Re: Examples of SQL anomalies?
Date: Wed, 02 Jul 2008 10:26:56 -0300
Ed Prochak wrote:
> On Jun 30, 5:54 pm, Marshall <marshall.spi..._at_gmail.com> wrote:
>>On Jun 30, 10:31 am, "Brian Selzer" <br..._at_selzer-software.com> wrote: >> >> >> >> >>>Well, the OP wanted examples of SQL anomalies, and you've just confirmed a >>>big one. >> >>>If you have a bag that can contain peaches, but doesn't, then the answer to >>>the question "How many peaches are in the bag?" is clearly zero. If you are >>>asked by the accountant, "How much were we billed by AT&T this month?" but >>>AT&T didn't send a bill, then the answer is clearly zero. That SQL's COUNT >>>and SUM are something other than these common sense usages exemplifies their >>>anomalous nature. >> >>[I meant to say this in my other post, but] >> >>Brian gets it exactly right here. >> >>Marshall
> I'm not so sure about the AT&T bill. Consider the question may be
> badly phrased:
> "How much were we billed by AT&T this month?"
> Is the amount being sought the amount on the bill received this month?
> or the amount for this month's services?
> If the question is asked July 1 and we haven't got the bill in the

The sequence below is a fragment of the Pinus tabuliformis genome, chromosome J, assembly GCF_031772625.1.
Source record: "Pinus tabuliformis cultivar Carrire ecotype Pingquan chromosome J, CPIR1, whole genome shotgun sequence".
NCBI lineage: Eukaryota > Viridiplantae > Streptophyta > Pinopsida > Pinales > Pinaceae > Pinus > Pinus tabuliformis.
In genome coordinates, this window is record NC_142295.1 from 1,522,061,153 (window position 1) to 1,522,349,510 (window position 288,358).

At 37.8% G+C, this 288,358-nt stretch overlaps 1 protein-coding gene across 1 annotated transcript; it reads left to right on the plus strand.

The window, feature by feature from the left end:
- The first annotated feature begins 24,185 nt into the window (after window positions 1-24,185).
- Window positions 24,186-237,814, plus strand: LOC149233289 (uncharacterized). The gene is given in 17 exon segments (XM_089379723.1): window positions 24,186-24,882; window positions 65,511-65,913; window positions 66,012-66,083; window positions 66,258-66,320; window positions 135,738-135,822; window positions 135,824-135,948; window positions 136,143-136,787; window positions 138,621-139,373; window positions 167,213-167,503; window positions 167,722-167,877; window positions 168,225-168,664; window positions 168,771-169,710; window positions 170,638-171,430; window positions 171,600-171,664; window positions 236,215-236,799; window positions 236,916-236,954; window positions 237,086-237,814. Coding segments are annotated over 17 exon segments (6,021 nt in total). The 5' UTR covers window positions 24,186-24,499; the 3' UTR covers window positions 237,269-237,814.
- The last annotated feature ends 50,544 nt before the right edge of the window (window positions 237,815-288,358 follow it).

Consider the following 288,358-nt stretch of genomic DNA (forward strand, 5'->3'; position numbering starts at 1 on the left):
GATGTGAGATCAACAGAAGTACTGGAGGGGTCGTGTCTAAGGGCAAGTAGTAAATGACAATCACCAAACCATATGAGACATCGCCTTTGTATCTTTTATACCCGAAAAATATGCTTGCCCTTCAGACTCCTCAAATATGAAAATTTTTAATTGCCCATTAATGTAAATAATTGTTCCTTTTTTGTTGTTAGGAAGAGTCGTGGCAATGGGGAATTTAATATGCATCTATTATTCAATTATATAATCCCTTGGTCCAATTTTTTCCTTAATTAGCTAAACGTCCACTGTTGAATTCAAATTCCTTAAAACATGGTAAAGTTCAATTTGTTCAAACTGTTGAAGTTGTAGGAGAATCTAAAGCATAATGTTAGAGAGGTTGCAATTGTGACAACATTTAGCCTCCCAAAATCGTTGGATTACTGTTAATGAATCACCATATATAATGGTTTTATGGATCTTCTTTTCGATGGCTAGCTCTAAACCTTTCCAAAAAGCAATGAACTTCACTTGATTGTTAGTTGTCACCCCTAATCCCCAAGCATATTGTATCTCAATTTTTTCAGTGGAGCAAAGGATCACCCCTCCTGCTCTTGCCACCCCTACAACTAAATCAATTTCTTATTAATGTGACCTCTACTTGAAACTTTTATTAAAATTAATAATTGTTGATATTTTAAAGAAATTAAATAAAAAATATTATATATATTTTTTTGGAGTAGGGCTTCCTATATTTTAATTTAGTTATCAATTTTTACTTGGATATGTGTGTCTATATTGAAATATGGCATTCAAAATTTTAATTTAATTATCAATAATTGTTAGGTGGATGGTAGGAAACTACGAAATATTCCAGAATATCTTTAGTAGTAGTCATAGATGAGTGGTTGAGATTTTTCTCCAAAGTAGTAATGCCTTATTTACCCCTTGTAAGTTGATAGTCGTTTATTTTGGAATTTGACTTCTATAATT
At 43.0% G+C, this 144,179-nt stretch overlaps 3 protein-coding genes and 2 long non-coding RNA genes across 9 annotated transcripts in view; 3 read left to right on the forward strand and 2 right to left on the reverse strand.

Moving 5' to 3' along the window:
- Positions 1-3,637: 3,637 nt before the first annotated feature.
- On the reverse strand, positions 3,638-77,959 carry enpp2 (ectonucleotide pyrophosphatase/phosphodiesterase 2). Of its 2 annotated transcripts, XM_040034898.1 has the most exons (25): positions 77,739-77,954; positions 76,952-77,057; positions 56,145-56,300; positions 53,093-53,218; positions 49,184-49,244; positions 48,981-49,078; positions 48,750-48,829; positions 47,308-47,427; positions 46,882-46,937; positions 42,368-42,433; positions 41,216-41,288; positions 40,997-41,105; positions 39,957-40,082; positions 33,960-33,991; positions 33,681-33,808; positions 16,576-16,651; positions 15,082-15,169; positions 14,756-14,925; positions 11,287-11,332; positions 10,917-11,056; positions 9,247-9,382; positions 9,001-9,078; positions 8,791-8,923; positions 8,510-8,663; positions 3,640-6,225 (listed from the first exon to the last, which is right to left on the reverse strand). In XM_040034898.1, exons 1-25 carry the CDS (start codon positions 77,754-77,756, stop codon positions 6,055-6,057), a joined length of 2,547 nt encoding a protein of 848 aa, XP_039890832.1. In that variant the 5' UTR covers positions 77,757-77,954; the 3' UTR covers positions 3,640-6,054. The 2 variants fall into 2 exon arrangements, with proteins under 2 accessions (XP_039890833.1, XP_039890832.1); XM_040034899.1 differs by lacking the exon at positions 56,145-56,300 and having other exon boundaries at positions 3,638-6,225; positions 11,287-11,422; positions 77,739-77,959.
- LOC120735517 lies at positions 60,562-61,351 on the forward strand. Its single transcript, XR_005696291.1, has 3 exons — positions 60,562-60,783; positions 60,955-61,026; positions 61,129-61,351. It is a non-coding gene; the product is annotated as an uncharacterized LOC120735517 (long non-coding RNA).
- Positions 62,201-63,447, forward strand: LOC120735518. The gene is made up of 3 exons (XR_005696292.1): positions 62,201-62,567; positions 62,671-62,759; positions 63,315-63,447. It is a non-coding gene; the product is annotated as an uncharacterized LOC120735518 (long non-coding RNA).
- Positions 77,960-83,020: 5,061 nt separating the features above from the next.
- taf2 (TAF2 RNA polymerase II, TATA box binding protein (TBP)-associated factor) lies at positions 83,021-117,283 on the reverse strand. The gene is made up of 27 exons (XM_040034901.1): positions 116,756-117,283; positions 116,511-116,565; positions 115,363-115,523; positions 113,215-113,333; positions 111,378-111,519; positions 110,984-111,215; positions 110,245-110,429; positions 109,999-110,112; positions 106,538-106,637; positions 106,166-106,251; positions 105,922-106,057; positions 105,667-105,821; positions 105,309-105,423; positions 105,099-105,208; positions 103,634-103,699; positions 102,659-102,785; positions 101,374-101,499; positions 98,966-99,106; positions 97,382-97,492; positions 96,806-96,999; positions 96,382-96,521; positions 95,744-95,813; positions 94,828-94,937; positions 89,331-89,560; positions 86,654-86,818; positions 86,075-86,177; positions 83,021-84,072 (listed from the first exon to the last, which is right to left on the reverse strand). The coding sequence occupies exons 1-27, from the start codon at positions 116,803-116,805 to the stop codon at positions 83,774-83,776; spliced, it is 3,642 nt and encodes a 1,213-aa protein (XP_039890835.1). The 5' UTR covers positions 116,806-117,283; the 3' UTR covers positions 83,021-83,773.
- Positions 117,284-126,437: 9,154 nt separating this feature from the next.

> mail yet, the answer must be "I don't know."
> And who is the "we"? Are there multiple entities involved? (multiple
> businesses owned by one parent company with separate phone accounts/
> bills? or maybe a home business and personal home phone account both
> shown on one bill?)
> So even in real life NULL (aka "I don't know") happens to be the
> correct answer to some questions. It is not as clean cut as you and
> Brian would like.
You are suggesting the computer should have some way to evaluate external predicates. The computer cannot. Your argument is a red herring.
If one expects a bill and the total is 0, that's just as useful to alert one that the bill has not yet arrived as a NULL would be. Received on Wed Jul 02 2008 - 08:26:56 CDT